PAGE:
Focus on the Family with Dr. James Dobson
DR. DOBSON: Schools that try to do everything may wind up doing very little. That's why I believe we should give priority to the academic fundamentals — what used to be called "readin', writin', and 'rithmetic." Of those three, the most important is basic literacy. An appalling number of students graduating from high school can't even read the employment page of the newspaper or comprehend an elementary book. Every one of those young men and women will suffer years of pain and embarrassment because of our failure. That misery starts at a very young age.
A tenth grade boy was once referred to me because he was dropping out of school. I asked why he was quitting and he said with great passion, "I've been miserable since first grade. I've felt embarrassed and stupid every year. I've had to stand up and read, but I can't even understand a second grade book. You people have had your last laugh at me. I'm getting out." I told him I didn't blame him for the way he felt; his suffering was our responsibility.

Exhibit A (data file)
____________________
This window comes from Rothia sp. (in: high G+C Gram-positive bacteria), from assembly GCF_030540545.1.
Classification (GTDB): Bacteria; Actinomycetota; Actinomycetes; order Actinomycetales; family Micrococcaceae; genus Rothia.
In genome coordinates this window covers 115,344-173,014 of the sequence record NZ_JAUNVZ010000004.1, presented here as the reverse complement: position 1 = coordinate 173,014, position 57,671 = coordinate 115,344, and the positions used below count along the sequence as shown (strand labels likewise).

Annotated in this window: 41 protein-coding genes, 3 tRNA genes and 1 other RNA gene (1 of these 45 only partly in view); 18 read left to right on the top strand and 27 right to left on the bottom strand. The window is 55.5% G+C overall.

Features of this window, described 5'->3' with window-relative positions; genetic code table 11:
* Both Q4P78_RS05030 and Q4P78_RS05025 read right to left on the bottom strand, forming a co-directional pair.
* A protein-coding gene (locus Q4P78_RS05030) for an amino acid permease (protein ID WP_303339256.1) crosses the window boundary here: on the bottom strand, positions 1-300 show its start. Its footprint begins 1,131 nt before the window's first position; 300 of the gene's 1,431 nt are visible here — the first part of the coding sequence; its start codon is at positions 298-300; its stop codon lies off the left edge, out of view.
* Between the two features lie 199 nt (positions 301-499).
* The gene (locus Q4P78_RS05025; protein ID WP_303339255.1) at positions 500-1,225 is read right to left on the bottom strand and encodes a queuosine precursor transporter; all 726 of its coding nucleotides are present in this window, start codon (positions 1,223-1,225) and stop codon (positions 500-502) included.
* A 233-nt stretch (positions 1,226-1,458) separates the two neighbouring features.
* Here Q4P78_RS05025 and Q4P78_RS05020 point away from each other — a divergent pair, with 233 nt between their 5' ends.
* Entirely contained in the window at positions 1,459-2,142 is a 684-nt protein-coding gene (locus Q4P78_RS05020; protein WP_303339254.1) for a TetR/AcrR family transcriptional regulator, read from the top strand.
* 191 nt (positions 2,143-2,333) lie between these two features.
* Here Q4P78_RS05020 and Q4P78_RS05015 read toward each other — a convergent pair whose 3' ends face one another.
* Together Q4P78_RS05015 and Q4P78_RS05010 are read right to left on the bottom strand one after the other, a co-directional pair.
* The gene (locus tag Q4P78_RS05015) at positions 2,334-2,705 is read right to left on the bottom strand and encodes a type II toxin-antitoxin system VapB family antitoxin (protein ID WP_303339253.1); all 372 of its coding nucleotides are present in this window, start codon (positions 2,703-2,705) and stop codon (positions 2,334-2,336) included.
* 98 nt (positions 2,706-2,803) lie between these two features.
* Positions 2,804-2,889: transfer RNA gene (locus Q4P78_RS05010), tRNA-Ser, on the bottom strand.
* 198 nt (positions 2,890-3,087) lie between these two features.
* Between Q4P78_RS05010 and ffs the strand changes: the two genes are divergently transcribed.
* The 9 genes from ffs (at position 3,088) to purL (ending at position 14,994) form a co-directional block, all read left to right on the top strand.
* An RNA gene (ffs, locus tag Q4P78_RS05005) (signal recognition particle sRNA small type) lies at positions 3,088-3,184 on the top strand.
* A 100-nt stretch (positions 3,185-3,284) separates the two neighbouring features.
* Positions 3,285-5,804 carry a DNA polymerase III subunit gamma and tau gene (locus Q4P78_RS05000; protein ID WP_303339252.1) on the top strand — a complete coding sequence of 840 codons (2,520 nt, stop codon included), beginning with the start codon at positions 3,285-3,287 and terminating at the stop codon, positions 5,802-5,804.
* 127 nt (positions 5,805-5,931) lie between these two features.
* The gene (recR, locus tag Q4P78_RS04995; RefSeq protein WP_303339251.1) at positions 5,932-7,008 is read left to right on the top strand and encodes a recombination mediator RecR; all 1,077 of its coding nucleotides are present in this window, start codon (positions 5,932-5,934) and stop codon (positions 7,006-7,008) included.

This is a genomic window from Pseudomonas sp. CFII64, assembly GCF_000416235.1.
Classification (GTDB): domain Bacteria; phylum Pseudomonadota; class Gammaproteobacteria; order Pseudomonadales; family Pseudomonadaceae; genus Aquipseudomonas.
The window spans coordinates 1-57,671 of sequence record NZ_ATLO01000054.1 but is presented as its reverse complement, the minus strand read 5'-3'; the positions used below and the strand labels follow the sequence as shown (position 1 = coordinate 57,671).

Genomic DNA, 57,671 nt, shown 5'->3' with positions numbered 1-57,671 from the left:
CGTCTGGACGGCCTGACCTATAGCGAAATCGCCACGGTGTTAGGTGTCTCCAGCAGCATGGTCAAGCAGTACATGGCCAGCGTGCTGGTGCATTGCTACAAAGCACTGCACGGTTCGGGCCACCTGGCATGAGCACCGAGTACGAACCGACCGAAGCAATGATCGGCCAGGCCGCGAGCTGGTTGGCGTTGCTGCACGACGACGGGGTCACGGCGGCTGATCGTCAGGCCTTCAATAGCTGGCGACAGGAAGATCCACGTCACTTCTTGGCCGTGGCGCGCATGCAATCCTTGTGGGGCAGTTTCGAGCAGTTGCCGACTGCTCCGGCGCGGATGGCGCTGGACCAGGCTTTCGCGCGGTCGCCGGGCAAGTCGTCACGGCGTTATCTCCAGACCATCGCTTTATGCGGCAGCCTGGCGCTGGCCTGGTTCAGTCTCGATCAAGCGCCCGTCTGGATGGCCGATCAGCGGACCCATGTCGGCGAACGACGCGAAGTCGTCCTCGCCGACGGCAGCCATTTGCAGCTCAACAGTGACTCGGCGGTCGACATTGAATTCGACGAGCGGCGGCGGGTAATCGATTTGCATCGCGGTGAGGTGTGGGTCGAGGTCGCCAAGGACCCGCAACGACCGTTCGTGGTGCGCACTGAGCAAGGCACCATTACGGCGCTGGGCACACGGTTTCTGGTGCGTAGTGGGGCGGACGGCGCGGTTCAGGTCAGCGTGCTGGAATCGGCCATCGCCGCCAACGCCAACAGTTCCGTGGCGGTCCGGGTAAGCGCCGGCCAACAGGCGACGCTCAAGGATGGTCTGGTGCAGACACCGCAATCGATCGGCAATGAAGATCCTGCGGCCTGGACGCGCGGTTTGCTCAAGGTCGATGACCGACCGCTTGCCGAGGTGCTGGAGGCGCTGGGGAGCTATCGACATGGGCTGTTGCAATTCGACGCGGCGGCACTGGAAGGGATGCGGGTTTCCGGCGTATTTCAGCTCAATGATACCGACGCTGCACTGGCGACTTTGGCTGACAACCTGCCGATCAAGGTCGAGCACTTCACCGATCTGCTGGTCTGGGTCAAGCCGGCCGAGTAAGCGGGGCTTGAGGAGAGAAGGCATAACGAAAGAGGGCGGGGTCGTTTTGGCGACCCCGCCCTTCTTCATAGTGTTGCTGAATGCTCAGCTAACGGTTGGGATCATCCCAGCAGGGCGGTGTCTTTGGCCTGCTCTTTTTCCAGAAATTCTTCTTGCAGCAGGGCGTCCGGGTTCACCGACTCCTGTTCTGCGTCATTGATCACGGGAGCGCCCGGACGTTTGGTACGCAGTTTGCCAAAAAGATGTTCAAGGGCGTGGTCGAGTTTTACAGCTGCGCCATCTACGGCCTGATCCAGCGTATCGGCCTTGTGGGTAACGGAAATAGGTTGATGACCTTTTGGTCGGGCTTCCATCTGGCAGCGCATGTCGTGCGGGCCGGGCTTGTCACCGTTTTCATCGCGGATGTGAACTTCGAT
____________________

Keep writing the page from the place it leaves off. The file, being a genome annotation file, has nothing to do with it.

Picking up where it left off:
Teaching children to read should be "Job One" for educators. Giving boys and girls that basic skill is the foundation on which other learning is built. Unfortunately, millions of young people are still functionally illiterate after completing 12 years of schooling and receiving high school diplomas. There is no excuse for this failure.
Research shows that every student, with very few exceptions, can be taught to read if the task is approached creatively and individually. Admittedly, some can't learn in group settings because their minds wander and they don't ask questions as readily. They require one-on-one instruction from trained reading specialists. It is expensive for schools to support these remedial teachers, but no expenditure would be more helpful. Special techniques, teaching machines, and behavior modification techniques can work in individual cases.
The sooner this help can be given, the better for the emotional and academic well-being of the child.